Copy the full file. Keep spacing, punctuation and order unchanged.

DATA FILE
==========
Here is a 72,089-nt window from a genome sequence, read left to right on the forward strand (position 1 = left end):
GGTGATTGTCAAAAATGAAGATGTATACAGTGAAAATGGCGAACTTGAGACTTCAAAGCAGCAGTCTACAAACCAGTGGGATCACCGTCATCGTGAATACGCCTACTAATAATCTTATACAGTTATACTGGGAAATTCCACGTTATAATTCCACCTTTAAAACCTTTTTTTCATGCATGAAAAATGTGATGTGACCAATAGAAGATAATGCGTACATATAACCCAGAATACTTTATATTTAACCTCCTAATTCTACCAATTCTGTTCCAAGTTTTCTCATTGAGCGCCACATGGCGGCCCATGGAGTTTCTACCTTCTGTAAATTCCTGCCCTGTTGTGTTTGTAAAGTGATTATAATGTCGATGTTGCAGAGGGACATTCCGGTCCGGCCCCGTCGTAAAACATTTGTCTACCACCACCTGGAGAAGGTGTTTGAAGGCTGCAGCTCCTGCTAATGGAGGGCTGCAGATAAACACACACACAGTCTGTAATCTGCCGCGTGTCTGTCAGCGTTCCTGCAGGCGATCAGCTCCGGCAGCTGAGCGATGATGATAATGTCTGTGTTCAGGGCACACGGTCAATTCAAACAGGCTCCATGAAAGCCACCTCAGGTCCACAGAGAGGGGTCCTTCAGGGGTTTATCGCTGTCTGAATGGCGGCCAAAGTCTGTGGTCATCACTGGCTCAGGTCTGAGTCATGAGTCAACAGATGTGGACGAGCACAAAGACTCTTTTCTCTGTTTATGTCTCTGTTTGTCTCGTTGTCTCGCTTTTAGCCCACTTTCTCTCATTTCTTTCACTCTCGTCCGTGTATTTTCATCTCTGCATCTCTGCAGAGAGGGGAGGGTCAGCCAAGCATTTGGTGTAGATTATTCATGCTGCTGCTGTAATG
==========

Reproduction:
Here is a 72,089-nt window from a genome sequence, read left to right on the forward strand (position 1 = left end):
GGTGATTGTCAAAAATGAAGATGTATACAGTGAAAATGGCGAACTTGAGACTTCAAAGCAGCAGTCTACAAACCAGTGGGATCACCGTCATCGTGAATACGCCTACTAATAATCTTATACAGTTATACTGGGAAATTCCACGTTATAATTCCACCTTTAAAACCTTTTTTTCATGCATGAAAAATGTGATGTGACCAATAGAAGATAATGCGTACATATAACCCAGAATACTTTATATTTAACCTCCTAATTCTACCAATTCTGTTCCAAGTTTTCTCATTGAGCGCCACATGGCGGCCCATGGAGTTTCTACCTTCTGTAAATTCCTGCCCTGTTGTGTTTGTAAAGTGATTATAATGTCGATGTTGCAGAGGGACATTCCGGTCCGGCCCCGTCGTAAAACATTTGTCTACCACCACCTGGAGAAGGTGTTTGAAGGCTGCAGCTCCTGCTAATGGAGGGCTGCAGATAAACACACACACAGTCTGTAATCTGCCGCGTGTCTGTCAGCGTTCCTGCAGGCGATCAGCTCCGGCAGCTGAGCGATGATGATAATGTCTGTGTTCAGGGCACACGGTCAATTCAAACAGGCTCCATGAAAGCCACCTCAGGTCCACAGAGAGGGGTCCTTCAGGGGTTTATCGCTGTCTGAATGGCGGCCAAAGTCTGTGGTCATCACTGGCTCAGGTCTGAGTCATGAGTCAACAGATGTGGACGAGCACAAAGACTCTTTTCTCTGTTTATGTCTCTGTTTGTCTCGTTGTCTCGCTTTTAGCCCACTTTCTCTCATTTCTTTCACTCTCGTCCGTGTATTTTCATCTCTGCATCTCTGCAGAGAGGGGAGGGTCAGCCAAGCATTTGGTGTAGATTATTCATGCTGCTGCTGTAATG